European firefighters have joined in on the fight to put out hundreds of active wildfires in Canada, Ursula von der Leyen, the president of the European Commission, said on Thursday.
"Canada has requested support from the EU Civil Protection Mechanism — and we are responding promptly," von der Leyen said.
"France, Portugal and Spain are offering the help of more than 280 firefighters. More will come," she added.
Neighboring Portugal, which has a record of deadly fires as well, has pledged another 100 firefighters.
Meanwhile, US President Joe Biden on Thursday also directed authorities to respond to Canadian requests for help.
"I have directed the National Interagency Fire Center to respond promptly to Canadian requests for additional firefighters and fire suppression assets such as air tankers," Biden said in statement.
Norway expects smoke from wildfires
Norwegian scientists said Thursday they expected smoke from the wildfires in Canada to travel into the country as well, though the air would not pose a danger to the health of the average Norwegian.
The smoke has moved over Greenland and Iceland since June 1st, scientists with the Norwegian Climate and Environmental Research Institute said.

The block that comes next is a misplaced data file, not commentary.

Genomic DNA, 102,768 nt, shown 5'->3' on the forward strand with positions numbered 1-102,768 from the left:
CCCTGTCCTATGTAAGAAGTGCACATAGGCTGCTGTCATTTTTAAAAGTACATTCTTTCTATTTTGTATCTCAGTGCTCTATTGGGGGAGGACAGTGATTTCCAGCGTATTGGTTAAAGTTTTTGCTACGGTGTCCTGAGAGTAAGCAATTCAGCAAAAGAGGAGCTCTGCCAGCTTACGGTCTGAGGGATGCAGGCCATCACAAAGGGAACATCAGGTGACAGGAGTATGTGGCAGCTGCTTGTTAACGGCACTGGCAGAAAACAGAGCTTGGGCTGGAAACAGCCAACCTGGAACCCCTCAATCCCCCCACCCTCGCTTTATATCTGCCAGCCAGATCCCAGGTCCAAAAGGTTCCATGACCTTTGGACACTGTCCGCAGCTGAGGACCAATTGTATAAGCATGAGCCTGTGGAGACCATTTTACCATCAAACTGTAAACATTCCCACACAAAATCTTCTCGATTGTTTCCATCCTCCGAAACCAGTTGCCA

Smoke from wildfires disrupt air travel, school close
The smoke from the wildfires in Canada has been drifting into the US for weeks, but the recent fires in the province of Quebec resulted in the harmful smog that is currently blanketing the eastern US, especially central New York Wednesday.
The Canadian Interagency Forest Fire Center reported Thursday that more than half of the 440 fires burning in nine provinces and two territories were out of control. 163 of those fires were in Quebec.
Schools in the US states of New York, New Jersey and Pennsylvania have moved classes online or canceled after-school activities.
Air travel logged major delays and disruptions for a second day in a row, as more than 2,600 flights to, from and within the US were delayed as of Thursday afternoon, according to FlightAware.
Washington DC bumped up its air quality index to indicate worsening level of air quality, while the White House canceled an LGBTQ Pride event scheduled Thursday. The National Zoo in DC also closed their doors for the day.
The air quality slightly improved in New York Thursday, but winds could bring smoke back into the state, authorities warned.
According to an initial analysis by a team at Stanford's Environmental Change and Human Outcomes Lab, as reported by the Verge, the average American witnessed their worst pollution levels from heavy wildfire smoke Wednesday.
rm/rs (Reuters, AP)